BENGALS AT COLTS

In the 20-16 loss at Indianapolis, Dalton was hurt on the opening drive after getting sandwiched. Offensive tackles Andrew Whitworth and Dennis Roland both got beaten for sacks on the play. It hasn't been a great preseason for Whitworth, who is the second-best left tackle in the division.

The Bengals didn't play their top two running backs, BenJarvus Green-Ellis and Bernard Scott, because both are recovering from injuries and are getting ready for the regular-season opener. For once, Cincinnati's run game didn't suffer. Brian Leonard ran hard and broke tackles for 27 yards on three carries. Cedric Peerman, who makes more of an impact on special teams, looked good on a 13-yard run up the middle.

No one wants to see Dalton hurt. The Bengals, though, have to feel comfortable with backup Bruce Gradkowski. He finished 12 of 19 for 95 yards and led his fourth touchdown drive of the preseason.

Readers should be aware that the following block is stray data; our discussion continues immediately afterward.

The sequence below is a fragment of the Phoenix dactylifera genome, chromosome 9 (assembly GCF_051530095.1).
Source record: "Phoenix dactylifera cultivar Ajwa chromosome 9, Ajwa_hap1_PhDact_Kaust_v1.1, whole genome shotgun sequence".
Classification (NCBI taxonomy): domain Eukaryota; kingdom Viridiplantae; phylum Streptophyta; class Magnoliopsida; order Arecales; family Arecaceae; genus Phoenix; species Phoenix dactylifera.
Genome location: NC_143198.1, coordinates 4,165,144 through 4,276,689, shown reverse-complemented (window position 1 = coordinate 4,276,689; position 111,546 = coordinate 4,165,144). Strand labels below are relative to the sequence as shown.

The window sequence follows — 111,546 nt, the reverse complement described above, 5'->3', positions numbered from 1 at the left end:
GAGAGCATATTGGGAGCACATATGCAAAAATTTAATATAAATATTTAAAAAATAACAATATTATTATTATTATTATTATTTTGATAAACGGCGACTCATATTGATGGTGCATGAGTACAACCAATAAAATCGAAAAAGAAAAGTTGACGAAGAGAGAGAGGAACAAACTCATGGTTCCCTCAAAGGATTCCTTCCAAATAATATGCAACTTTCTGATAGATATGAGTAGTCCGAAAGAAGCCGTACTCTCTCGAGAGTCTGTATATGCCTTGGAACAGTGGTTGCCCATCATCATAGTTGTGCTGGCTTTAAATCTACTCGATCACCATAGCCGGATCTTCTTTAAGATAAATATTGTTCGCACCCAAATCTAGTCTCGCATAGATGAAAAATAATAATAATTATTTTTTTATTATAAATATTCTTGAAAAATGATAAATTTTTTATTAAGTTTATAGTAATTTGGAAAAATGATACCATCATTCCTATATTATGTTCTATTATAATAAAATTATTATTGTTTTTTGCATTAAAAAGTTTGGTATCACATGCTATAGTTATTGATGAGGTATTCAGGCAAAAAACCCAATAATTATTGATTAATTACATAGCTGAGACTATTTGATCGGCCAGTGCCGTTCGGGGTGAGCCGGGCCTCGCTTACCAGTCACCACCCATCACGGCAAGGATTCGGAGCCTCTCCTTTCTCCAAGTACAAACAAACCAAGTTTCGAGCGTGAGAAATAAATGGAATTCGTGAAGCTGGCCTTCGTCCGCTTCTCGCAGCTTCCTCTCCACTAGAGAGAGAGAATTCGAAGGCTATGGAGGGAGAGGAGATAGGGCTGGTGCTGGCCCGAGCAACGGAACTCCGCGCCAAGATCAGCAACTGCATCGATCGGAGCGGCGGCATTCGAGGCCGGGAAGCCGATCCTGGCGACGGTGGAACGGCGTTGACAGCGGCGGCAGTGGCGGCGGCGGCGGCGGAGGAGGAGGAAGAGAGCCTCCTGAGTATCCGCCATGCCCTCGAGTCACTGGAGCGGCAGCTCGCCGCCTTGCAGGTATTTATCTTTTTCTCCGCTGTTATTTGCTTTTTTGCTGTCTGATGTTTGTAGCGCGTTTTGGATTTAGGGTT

Rookie wide receiver Marvin Jones displayed some resiliency in the second quarter. On the same drive in which he dropped a touchdown pass, he came back to catch a back-shoulder throw from Gradkowski and ran into the end zone. Jones is making a push for some playing time this year.

BEARS AT BROWNS

In the 28-20 loss to Chicago, Colt McCoy watched his strong preseason take a nosedive. In his first start this summer, McCoy was 2 of 5 for 16 yards for a 9.1 quarterback rating. That's going to put a dent into McCoy's 119.1 rating from the first three games. McCoy was also intercepted on a high pass that was thrown with no pressure around him. The Browns will let everyone know what they plan to do with McCoy on Friday.

The Browns have a concern at linebacker after rookie James-Michael Johnson left with an oblique injury. With Chris Gocong out for the season with an Achilles injury and Scott Fujita facing a three-game suspension from the NFL, Cleveland planned to depend on Johnson and Kaluka Maiava. The Browns might need Fujita to win his appeal to avoid going deeper on the depth chart. Johnson was having a strong performance before getting injured on an open-field tackle.

Backup running back Montario Hardesty had trouble getting back to the line of scrimmage because he got little help from his blockers. He finished with 24 yards on six carries and he didn't fumble for the first time since the preseason opener. Brandon Jackson fared much better, gaining 48 yards on seven carries.